The Zion West Rim Trail is a 16-mile point-to-point trail that explores some of Zion National Park’s most expansive views, traversing a variety of different terrain starting from Horse Pasture Plateau before dipping into Zion’s iconic red canyon. The beginning of the trail is dotted with Ponderosas, sagebrush, and yucca – quite different than your typical Zion landscape. This is one of the most remote trails in Zion National Park, where you’ll cross paths with very few hikers, at least until the end when the trail hits the junction for Angel’s Landing before descending to the end of the trail.
When done over two days, the West Rim Trail is a leisurely backpacking trip that is great for beginners, but beautiful enough to keep even the most experienced backpacker excited. In this West Rim Trail Backpacking Guide, you’ll learn everything you need to know to plan an awesome weekend getaway on the Zion West Rim Trail. If you’re heading to Zion National Park, check out our comprehensive park guide here.
For an easy Zion National Park backpacking trip, read our West Rim Trail guide below.
Important Reminder: As it goes in all of the destinations we share, please practice good trail etiquette and remember to Leave No Trace. This means packing out all of your garbage (including toilet paper) and following the established rules. In the desert, this also means learning how to protect cryptobiotic soil and how it has a huge impact on our ecosystems.
Zion West Rim Trail Basics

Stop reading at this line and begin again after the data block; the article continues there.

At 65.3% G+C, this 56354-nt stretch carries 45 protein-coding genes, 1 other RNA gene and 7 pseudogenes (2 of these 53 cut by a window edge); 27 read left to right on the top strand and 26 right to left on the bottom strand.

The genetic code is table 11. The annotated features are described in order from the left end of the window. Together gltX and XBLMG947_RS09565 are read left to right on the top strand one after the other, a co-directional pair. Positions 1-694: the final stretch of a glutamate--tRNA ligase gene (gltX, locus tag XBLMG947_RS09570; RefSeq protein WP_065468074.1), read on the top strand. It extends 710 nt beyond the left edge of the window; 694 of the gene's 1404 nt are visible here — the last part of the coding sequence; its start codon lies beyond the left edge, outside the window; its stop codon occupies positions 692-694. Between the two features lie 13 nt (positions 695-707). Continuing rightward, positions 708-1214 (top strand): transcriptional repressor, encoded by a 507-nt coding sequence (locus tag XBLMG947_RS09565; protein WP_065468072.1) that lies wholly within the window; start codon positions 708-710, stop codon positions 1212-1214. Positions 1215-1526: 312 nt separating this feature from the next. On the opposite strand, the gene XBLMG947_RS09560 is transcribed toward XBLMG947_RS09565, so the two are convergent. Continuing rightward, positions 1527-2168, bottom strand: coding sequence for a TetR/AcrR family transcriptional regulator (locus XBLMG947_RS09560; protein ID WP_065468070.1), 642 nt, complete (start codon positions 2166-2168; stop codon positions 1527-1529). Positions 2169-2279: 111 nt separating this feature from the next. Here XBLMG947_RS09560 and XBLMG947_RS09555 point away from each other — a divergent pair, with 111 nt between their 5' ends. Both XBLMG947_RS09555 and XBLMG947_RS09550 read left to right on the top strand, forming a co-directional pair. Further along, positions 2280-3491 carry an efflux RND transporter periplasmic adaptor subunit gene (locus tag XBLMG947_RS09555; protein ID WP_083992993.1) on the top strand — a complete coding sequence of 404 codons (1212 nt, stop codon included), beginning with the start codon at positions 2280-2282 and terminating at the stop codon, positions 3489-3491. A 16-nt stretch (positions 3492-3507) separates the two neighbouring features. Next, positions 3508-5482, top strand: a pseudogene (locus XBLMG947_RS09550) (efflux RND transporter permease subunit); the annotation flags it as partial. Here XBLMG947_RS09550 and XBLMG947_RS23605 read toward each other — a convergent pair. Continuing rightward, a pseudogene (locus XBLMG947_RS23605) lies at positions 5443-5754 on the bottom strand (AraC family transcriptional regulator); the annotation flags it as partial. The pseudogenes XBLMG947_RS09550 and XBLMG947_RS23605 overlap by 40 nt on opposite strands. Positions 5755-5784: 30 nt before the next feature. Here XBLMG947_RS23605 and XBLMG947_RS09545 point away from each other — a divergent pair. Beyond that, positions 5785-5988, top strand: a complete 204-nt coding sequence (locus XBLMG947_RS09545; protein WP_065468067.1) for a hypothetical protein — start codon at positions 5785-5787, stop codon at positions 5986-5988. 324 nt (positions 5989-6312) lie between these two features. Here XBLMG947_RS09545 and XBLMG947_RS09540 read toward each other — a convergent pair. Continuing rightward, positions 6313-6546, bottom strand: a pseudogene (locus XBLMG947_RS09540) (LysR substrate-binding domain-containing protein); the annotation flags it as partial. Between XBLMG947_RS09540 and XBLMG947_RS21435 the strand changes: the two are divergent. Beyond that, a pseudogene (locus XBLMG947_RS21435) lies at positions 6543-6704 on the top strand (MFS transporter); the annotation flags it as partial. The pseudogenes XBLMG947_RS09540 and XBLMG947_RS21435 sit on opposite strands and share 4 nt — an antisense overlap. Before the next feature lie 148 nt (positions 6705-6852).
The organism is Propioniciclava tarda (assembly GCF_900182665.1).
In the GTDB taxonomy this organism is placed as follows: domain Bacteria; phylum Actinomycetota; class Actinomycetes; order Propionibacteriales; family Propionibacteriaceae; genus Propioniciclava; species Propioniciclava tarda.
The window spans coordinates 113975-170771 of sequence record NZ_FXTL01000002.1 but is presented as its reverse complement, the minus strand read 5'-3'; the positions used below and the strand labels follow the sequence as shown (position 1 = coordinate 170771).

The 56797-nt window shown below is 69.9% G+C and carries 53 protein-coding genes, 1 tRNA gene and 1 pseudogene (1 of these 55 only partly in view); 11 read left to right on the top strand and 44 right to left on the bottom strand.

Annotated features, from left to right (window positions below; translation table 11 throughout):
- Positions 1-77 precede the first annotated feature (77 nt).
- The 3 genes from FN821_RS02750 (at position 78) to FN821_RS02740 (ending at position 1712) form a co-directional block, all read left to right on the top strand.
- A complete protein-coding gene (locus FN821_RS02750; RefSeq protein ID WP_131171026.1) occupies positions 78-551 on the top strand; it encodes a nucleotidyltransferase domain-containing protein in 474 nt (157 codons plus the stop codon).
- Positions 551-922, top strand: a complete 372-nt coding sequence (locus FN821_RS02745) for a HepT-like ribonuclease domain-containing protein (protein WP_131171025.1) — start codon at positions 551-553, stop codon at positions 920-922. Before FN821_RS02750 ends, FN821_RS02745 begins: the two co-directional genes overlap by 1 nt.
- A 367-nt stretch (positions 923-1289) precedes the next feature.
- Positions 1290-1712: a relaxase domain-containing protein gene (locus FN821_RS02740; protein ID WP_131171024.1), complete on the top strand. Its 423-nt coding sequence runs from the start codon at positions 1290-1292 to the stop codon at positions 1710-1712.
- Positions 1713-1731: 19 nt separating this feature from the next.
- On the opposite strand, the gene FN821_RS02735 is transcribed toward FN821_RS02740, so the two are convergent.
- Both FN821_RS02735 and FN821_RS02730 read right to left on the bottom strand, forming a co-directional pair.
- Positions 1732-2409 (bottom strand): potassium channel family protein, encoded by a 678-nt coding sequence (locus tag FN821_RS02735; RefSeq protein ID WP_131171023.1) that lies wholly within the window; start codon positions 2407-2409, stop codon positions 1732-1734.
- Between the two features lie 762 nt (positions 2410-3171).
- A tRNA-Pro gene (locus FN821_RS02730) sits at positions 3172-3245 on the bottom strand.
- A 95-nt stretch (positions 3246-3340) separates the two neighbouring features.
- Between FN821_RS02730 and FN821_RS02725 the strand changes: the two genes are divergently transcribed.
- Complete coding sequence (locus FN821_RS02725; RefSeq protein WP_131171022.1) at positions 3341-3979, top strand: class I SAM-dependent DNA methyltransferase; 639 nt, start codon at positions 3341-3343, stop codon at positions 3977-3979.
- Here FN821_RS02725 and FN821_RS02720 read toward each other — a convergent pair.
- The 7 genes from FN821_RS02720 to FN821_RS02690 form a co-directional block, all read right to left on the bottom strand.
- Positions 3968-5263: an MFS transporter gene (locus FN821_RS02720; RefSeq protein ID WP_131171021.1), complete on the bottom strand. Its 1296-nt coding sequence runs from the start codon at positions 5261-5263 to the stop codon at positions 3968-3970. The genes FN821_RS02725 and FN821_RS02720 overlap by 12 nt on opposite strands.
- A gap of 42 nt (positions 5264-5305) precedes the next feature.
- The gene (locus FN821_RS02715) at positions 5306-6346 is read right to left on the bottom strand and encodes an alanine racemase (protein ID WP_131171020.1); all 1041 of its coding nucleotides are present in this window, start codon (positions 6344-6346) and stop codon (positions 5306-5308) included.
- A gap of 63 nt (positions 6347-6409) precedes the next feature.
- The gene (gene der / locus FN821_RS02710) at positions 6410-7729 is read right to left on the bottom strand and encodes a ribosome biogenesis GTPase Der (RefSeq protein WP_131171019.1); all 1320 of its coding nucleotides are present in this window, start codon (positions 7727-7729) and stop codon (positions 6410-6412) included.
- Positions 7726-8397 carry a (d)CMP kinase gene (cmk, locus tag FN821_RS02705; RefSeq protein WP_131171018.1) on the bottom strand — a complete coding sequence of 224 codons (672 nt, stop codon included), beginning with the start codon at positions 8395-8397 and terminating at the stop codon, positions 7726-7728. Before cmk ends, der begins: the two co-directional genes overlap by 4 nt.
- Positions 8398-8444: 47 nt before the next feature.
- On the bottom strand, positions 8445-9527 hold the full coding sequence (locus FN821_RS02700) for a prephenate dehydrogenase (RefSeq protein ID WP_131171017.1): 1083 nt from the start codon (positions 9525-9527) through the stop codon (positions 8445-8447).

- Trail Type: Point-to-Point (shuttle recommended)
- Distance: 16.2 miles
- Elevation Gain: 1700ft
- Recommended Time: 2 days/1 night
- Difficulty: Moderate
- Campsites: 9 available
- Permits: Yes (for backpacking)
- Dogs allowed: No
The most popular way to hike the West Rim Trail is as a one-way, top-down overnight hike starting at Lava Point, the highest point in Zion, and ending at The Grotto in Zion’s main canyon. This route, which is shown in red on the map below, means you get to experience the slow transition as you hike through the subalpine forest down into the painted desert canyons. This direction is also almost completely downhill, with only a few short uphill sections.
For the purposes of this guide, I am assuming that top-down will be your plan of attack. While best experienced as an overnight backpacking trip, quick hikers can also pull this off as a long day hike.
Alternate Route: Another option is to hike it as an out and back from the Grotto Trailhead (Zion shuttle stop #6) in the main canyon. People who do this route usually stop and turn around somewhere near Cabin Spring. To reach the top of the plateau, you need to continue about 1.5 miles past Cabin Spring. Based on the views, I think this would be worth the effort, but it would require getting a very early start.
Side Trip: Toward the end of your hike, you will reach Scout Lookout, which splits off to the popular Angel’s Landing. Tacking on Angel’s Landing adds 0.9 miles, 750 feet of elevation gain, and requires an advance permit. If you do plan to hike Angel’s Landing, make sure you save enough time to reach the end of the trail before the day’s last shuttle leaves otherwise you’ll find yourself stranded within Zion Canyon with a long walk back to the Visitor Center. Angel’s Landing is not for the faint of heart, and you should stash your heavy backpacking gear if possible.
Best Time to Hike The Zion West Rim Trail
Lava Points sits at 7,890 feet above sea level, and the road to get there can be snowed in as late as May. Typically the road opens in June but in warmer years, the road does open earlier. What that means is that if you have a trip planned for May, you might want to have a backup plan. On the other hand, because of this uncertainty, getting a walk-up permit for the West Rim Trail during the shoulder seasons might be easier than in the later months.